To some executives, an argument could be made that McDaniels is easily a better candidate than any college coach or most of the NFL retreads who often get jobs. Not only because he has run a successful offense for a sustained period, but also because he’s learned more than ever about the seams of the New England organization in the past 10 months. He also has been a young NFL head coach and failed to live up to expectations with the Denver Broncos, assumedly giving McDaniels valuable hindsight he lacked when he took over a franchise at 32 years old.

Does any of this make McDaniels a lock for the Green Bay job? Not in the slightest. In fact, some who know him well suggested Sunday night that McDaniels still has a lot to learn about the Packers’ structure, which has undergone a revamping that has left CEO Mark Murphy far more involved in the decision-making than ever before. While Murphy has always been the chief decider in the franchise, league sources told Yahoo Sports he has become more involved with some of the granular details in roster-building and contracts and to some extent, even personnel building. With that deepened involvement, he will stand as the direct boss to both the head coach and general manager Brian Gutekunst.

That significantly undermines any idea Gutekunst will be picking the next head coach on his own. If anything, he’ll have a role in the search and analysis, but the ultimate decision will be Murphy’s. And those close to McDaniels have said he has already been advised to stay away from teams with that kind of structure, where the head coach and general manager are on different platforms and reporting directly into some element of ownership that is deeply involved in operations.

The ideal for McDaniels is something more along the lines of how the late Paul Allen was running the Seattle Seahawks, delegating the personnel and coaching authority to the general manager and head coach, and then evaluating the bottom line when a season is over. Or in the “dream” scenario, the New England model, where Bill Belichick effectively runs everything and reports only to a largely hands-off owner.

Aaron Rodgers and the Packers are looking at a lost season at 4-7-1. Next season will be under a new head coach as Mike McCarthy was fired following Sunday’s defeat to Arizona. (Getty Images)
Aaron Rodgers and the Packers are looking at a lost season at 4-7-1. Next season will be under a new head coach as Mike McCarthy was fired following Sunday’s defeat to Arizona. (Getty Images)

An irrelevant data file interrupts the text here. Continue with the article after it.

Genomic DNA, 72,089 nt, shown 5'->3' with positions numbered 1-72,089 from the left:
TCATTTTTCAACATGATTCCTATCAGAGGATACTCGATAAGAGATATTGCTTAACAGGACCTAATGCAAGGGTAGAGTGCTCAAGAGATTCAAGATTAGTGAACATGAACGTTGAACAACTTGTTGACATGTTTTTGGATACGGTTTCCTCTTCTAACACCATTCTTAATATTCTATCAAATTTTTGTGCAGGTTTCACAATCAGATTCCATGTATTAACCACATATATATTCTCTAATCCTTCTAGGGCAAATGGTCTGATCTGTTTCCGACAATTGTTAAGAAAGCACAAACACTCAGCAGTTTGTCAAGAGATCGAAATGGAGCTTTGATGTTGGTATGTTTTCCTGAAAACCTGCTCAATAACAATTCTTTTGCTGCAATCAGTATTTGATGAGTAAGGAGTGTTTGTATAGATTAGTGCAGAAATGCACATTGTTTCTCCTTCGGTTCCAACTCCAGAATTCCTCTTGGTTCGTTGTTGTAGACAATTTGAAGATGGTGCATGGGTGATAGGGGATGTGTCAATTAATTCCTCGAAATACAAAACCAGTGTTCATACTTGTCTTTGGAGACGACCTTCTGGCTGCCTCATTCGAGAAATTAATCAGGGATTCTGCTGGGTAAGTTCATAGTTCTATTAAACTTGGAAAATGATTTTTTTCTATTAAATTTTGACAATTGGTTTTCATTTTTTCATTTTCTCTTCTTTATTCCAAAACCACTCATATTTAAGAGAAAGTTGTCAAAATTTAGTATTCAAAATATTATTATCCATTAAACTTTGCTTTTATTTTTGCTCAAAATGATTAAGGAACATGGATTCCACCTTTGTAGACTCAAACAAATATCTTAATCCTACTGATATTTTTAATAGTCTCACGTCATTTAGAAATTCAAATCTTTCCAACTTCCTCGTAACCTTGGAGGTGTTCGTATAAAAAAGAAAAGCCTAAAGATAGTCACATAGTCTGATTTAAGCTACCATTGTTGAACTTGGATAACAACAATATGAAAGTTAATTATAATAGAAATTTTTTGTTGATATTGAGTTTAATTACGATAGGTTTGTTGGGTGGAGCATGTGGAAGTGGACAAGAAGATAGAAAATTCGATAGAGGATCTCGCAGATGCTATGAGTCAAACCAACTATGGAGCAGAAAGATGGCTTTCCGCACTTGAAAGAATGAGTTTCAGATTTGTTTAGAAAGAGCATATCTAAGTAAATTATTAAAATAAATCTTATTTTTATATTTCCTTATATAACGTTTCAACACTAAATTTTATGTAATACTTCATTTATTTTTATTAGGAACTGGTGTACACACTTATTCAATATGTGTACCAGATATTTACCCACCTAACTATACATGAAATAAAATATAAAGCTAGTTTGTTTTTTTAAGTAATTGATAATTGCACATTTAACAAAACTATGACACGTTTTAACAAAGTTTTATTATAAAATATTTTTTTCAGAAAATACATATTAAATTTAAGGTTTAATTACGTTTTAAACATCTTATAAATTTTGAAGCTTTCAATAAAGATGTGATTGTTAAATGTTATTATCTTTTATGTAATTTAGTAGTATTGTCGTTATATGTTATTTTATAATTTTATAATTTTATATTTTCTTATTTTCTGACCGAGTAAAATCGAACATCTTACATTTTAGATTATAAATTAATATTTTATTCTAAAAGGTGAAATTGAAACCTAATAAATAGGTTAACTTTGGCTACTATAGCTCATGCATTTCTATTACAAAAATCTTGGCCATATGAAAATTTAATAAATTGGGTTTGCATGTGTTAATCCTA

Even beyond structure, it remains to be seen whether Gutekunst would support a McDaniels hire. Both were candidates for a San Francisco 49ers revamp in early 2017 and did some level of vetting on each other. But any details of how well they actually know each other (if at all, really) has taken place in a private setting that leaves a lot of guessing about any existing relationship.

Even the viability of Green Bay’s roster is up for debate when it comes to McDaniels’ preferences. While it’s likely attractive to join forces with a general manager who is at the beginning of his run, the aging Packers roster around quarterback Aaron Rodgers needs significant work over the next several seasons. And while Rodgers, 35, is still within his prime, the consistency of his health is becoming more of a running concern, and that won’t improve with age. Not to mention the fact that he has the most massive contract in the history of pro football.

Only three things are clear at the moment. First, the Packers are officially in the market for a new head coach. Second, McDaniels still fashions himself as being on a track to take over an NFL team. And third, some NFL assistants clearly believe a Green Bay and Josh McDaniels marriage is something that has a legitimate shot of materializing.

That’s more than we knew last week. And it’s less than we’ll know in a month or two. What happens during that span has yet to be written. But as we learned last offseason in Indianapolis, even if the interest between McDaniels and the Packers is mutual, nothing is finished until a contract is signed and he’s actually standing at his introductory news conference.